These pages contain instructions for Nyan Sat challenge that took part during this year’s Def Con. These pages will provide you with background information on satellite communications and will push you into building your own satellite tracking system using a dedicated PCB, pan-tilt gimbal, software defined radio, ESP32, IMU, and a motor driver. As a part of this challenge, you were supposed to show a working system that is able to read information from satellites - for example downloading NOAA satellite pictures.
Explore AI @ Home
NVIDIA has put together a range of support tools to help you start developing on the Jetson™ platform – all in one place. Get inspiration from existing Jetson projects, filter through step-by-step application demos, brush up on Python syntax and Linux commands, and follow hands-on tutorials.
Build your best project yet. www.nvidia.com/exploreAI
Would you like to share your workplace with the Weekly Robotics community? If yes then this is the place! Feel free to send me your submission via e-mail with pictures and a short description.
The first entry comes from Greenzie, an Atlanta based company working on robotic mowers. If you happen to be in Atlanta and looking to work on some amazing things with a great time then I would highly recommend getting in touch with them. Here is what Charles had to say about this submission:
Messy right now (unlike our codebase) but big demo and customer visit on the 19th means it will look really good then.
The next submission comes from Julius, a PhD Candidate in Construction Robotics at UCL and a freelance robotics engineer.
This gradient-like workstation transitions from a ‘desk’ into a workshop as we go left to right. This gradient is also one of shadow and light as the workshop side, featuring Prusa MK3S in a DIY enclosure, is rather “heavy” on LEDs. Wooden furniture, directional light and a deep desk allows for a cosy corner to work at during those warm London summer evenings. On the equipment side, the portable NUC Skull Canyon and Surface Book are setup with a not-so-portable 21:9 display, Blackwidow lite keyboard and most networking with hardware is done via home router and tiny switches.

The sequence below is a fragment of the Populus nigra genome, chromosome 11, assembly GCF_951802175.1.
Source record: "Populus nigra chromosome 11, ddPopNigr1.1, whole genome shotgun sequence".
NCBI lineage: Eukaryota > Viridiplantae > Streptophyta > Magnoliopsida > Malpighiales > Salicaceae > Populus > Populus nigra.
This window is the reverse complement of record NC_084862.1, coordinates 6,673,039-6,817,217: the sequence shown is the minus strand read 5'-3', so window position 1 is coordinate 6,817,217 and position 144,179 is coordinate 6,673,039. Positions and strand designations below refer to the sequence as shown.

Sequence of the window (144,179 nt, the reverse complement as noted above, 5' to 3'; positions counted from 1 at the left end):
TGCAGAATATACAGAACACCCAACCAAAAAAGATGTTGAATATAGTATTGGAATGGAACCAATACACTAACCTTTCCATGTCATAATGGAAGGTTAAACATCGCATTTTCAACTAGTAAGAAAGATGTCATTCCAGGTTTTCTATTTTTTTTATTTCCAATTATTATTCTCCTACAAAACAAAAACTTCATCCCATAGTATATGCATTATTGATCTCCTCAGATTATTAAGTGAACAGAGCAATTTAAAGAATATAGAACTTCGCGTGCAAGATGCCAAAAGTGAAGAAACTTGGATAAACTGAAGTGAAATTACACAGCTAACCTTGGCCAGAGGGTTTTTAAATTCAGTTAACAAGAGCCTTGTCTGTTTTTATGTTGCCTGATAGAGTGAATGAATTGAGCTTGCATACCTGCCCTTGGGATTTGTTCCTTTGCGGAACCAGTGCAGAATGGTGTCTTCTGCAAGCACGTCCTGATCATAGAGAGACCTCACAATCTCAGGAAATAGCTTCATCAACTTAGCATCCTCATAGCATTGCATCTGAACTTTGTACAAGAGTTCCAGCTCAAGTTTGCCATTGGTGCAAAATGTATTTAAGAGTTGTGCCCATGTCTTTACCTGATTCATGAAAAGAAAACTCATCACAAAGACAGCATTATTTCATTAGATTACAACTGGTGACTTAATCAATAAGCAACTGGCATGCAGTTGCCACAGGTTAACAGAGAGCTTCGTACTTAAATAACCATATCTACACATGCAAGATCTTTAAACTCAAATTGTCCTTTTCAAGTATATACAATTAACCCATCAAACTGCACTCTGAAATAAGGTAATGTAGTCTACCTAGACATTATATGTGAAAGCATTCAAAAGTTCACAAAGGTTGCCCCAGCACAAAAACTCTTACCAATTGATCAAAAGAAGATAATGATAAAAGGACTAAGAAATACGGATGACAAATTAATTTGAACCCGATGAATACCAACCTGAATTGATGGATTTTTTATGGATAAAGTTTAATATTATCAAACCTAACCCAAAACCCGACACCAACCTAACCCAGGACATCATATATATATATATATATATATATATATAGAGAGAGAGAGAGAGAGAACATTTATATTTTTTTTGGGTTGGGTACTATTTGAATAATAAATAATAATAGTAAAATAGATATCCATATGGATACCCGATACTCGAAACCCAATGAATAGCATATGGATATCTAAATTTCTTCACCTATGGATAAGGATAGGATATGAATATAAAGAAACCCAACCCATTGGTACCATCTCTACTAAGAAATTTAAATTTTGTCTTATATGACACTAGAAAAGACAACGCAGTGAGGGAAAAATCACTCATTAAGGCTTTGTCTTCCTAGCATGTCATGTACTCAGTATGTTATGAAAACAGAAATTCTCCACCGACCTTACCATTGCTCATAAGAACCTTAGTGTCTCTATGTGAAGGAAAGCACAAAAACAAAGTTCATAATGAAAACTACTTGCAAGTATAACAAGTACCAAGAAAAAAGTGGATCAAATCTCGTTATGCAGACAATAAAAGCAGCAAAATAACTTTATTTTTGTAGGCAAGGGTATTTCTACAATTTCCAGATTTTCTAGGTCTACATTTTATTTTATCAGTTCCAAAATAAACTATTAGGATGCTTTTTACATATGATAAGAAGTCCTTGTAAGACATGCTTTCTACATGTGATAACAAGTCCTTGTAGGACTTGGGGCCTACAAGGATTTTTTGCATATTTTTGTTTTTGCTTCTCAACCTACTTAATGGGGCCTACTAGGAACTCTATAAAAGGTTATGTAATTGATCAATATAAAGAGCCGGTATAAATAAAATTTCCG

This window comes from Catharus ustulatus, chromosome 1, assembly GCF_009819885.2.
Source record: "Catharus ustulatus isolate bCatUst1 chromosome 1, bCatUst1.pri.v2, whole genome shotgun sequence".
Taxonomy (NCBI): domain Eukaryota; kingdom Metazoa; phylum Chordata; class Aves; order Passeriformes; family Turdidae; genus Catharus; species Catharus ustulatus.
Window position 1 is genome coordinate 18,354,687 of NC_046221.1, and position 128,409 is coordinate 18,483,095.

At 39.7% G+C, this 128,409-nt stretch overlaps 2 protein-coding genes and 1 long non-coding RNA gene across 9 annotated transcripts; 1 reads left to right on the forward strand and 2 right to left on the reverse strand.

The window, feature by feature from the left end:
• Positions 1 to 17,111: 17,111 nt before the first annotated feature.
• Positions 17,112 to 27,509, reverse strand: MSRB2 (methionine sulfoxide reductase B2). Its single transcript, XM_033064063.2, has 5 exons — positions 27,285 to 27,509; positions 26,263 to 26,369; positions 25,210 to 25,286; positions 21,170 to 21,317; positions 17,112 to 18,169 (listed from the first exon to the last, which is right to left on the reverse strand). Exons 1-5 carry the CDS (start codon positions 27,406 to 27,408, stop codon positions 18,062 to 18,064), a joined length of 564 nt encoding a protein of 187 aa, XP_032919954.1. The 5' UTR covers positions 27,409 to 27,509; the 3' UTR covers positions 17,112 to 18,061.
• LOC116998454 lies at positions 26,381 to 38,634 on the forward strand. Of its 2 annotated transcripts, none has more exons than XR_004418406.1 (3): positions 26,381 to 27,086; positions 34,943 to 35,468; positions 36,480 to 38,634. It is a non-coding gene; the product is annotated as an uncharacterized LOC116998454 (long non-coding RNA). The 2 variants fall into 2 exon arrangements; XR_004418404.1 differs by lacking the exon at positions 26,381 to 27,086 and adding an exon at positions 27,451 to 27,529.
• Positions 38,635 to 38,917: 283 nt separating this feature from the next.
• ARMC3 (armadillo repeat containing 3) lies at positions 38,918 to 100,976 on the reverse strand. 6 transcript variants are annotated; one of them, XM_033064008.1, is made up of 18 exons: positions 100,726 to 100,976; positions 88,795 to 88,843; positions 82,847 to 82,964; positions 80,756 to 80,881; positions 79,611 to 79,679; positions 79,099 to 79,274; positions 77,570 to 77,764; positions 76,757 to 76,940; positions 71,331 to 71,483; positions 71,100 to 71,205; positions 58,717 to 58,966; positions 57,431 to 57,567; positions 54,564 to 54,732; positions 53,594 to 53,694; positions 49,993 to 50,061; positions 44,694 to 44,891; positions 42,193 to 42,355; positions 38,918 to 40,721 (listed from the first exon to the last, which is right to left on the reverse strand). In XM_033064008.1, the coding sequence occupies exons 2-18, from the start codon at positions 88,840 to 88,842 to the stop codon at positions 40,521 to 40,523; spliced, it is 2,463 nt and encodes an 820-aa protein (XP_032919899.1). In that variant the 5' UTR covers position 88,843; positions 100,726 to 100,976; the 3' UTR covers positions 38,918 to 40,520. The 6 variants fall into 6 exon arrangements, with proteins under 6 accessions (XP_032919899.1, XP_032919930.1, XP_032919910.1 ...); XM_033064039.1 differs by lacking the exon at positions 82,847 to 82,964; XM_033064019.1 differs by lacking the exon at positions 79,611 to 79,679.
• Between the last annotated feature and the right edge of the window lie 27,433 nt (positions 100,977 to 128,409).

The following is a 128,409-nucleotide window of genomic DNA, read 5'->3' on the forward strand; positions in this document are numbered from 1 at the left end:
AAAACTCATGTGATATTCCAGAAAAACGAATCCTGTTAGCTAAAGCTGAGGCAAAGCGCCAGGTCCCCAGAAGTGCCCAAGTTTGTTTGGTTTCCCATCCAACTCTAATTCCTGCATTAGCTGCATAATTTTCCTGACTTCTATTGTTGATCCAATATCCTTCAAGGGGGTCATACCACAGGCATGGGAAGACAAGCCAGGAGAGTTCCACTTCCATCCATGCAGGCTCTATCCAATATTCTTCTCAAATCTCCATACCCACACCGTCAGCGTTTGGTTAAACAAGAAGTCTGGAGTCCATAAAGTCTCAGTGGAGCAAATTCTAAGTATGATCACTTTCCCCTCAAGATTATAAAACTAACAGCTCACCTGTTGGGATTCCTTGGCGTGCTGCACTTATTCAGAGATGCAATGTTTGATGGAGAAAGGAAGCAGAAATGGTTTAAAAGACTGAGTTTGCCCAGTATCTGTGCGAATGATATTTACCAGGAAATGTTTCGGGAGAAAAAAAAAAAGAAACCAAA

Blue Ocean Robotics (Odense, Denmark)
Blue Ocean Robotics – a Robot Venture Factory in Odense, Denmark – develops, produces and sells professional service robots primarily in healthcare, hospitality, construction and agriculture.
Human-Robot Interaction for Nuclear Workshop
Optimising the way humans and robots interact is fundamental to their usage and effectiveness in nuclear environments. In all research areas of the RAIN Hub feedback and discussion with industry stakeholders is invaluable. This is our first session focusing on Human-Robot Interaction (HRI). Over two days (Monday 28th and Tuesday 29th September) we will host 7 separate online sessions, each diving into 1 of 7 research themes. The outcomes of these sessions will be summarised in a panel discussion on Thursday 1st October, 9:30 - 10:30.
Real Robot Challenge
From August 3, researchers around the world are invited to take part in a challenge where each team can run its algorithm on standardized robotic platforms. The tasks range from manipulating a cube to writing with a pen. Participants can advance research, demonstrate that their algorithm works best not only in simulation but also on a real-world task, and win prizes. For more information see the event website.